Giew Mine, Cornwall
The mine is known to have been working from the mid-eighteenth century. In its time Giew has been known as Gew, Reeth Consols, Trink and St. Ives Consols. The remaining buildings cantered around Frank's Shaft are only the easternmost of a number of shafts all working the area.
The engine house dates from 1874 as can be seen above the arched window. This was part of the re-working of Giew Mine started in 1869 by Thomas Treweeke.
Other shafts, running from east to west include Blackburn's, Robinsons Engine, Martins, Ladock Shaft and Giew Engine Shaft where it joined Billia Consols Mine.
In 1908 Giew Mine was taken over by St Ives Consolidated Mines Ltd, whose main workings included Wheal Trenwith, and others, two miles to the north. In 1917, the Thermo Electric Corporation that had taken over the group in 1915 abandoned all but Wheal Giew, which continued in production through the period of depression following the Great War (1914-18); it was the only active tin producer in the years 1921-22.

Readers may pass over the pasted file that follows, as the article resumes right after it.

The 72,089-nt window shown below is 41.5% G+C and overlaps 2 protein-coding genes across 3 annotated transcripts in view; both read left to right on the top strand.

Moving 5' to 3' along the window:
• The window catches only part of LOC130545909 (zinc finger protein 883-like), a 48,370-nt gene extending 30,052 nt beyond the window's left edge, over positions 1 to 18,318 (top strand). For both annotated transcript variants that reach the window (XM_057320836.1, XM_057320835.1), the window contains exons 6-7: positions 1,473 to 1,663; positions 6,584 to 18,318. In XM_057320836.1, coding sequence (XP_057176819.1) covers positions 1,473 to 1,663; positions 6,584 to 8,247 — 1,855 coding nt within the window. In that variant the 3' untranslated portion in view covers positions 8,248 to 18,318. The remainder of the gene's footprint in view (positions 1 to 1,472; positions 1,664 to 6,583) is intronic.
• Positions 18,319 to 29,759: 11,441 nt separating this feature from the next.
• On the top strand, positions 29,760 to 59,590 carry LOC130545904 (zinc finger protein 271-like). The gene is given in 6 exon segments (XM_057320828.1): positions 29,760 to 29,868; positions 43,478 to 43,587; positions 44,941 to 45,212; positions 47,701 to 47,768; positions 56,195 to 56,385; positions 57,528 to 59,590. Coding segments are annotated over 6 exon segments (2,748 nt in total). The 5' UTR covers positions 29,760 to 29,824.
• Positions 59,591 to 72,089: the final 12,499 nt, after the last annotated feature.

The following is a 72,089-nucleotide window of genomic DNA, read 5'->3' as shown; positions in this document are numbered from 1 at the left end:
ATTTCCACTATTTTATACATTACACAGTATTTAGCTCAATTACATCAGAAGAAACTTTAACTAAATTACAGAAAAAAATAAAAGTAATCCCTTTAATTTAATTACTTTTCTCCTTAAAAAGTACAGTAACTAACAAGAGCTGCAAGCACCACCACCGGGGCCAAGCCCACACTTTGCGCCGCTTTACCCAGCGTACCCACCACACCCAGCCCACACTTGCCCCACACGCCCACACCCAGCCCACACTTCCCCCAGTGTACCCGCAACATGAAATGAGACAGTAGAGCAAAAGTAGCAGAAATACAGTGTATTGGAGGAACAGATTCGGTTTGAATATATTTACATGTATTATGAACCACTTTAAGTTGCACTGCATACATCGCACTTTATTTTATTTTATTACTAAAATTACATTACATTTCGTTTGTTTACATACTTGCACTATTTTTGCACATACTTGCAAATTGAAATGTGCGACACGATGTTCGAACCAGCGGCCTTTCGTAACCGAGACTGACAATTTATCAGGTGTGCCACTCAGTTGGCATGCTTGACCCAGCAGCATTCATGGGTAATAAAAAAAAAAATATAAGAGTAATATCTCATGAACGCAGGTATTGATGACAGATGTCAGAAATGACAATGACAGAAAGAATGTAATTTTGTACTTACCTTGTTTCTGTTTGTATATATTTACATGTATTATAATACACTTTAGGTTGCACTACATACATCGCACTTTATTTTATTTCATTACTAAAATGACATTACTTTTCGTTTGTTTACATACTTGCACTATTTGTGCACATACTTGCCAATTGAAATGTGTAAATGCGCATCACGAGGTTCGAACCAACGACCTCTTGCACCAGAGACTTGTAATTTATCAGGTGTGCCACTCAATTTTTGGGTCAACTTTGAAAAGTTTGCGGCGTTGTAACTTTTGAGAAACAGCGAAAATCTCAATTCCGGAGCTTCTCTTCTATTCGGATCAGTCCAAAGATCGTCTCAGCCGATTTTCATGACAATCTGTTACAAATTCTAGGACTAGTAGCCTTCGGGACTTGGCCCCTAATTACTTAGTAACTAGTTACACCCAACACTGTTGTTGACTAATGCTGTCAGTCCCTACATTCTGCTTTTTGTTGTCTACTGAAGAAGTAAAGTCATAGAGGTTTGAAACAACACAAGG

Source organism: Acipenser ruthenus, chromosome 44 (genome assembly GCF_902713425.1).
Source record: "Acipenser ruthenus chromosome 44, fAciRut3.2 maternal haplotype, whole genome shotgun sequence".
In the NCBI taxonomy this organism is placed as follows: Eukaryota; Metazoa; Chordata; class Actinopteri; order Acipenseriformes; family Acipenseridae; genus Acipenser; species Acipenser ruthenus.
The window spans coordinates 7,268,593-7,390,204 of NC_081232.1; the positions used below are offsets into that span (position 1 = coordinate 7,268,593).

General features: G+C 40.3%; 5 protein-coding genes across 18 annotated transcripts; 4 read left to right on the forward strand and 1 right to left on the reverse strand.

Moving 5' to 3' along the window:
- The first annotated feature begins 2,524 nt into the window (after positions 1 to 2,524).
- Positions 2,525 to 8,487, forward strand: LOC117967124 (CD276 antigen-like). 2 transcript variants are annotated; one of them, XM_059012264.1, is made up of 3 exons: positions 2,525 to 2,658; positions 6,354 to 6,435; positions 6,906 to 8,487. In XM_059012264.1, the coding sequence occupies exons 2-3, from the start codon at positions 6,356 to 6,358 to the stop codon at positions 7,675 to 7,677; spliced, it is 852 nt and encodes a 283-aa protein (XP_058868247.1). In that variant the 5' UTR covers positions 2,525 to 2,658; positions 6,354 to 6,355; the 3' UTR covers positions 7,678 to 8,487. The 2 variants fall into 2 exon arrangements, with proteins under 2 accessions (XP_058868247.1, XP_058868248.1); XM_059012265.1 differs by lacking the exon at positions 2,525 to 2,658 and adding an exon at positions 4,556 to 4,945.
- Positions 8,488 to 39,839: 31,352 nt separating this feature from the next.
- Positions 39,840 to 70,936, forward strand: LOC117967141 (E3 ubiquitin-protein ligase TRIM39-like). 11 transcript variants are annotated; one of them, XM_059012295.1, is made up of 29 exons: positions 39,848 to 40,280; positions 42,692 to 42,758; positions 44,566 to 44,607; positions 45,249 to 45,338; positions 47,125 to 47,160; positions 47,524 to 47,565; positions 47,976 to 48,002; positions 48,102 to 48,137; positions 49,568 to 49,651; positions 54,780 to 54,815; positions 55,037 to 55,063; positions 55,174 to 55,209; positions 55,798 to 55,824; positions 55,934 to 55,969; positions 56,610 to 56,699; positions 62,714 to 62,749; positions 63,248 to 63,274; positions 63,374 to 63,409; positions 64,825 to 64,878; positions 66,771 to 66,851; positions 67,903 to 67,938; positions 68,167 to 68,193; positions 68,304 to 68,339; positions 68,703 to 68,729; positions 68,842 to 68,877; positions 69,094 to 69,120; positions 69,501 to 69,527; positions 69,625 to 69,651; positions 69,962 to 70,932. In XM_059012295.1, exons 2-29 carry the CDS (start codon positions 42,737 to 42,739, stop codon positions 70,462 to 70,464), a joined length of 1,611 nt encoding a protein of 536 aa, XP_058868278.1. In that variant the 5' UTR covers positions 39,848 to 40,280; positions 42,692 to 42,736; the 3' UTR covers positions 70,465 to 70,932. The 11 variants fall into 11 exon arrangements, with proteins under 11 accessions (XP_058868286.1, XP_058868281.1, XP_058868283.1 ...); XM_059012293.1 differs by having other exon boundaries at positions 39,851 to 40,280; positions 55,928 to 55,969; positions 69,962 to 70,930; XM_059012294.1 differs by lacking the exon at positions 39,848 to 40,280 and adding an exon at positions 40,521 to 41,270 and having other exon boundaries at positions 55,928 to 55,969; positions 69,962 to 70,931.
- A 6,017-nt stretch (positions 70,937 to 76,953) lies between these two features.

During the final working of the mine electric power was used and the engine house was converted into an ore bin.
Giew mine closed in 1923. In 1994 extensive consolidation / conservation of the landmark Frank’s Shaft engine house was undertaken.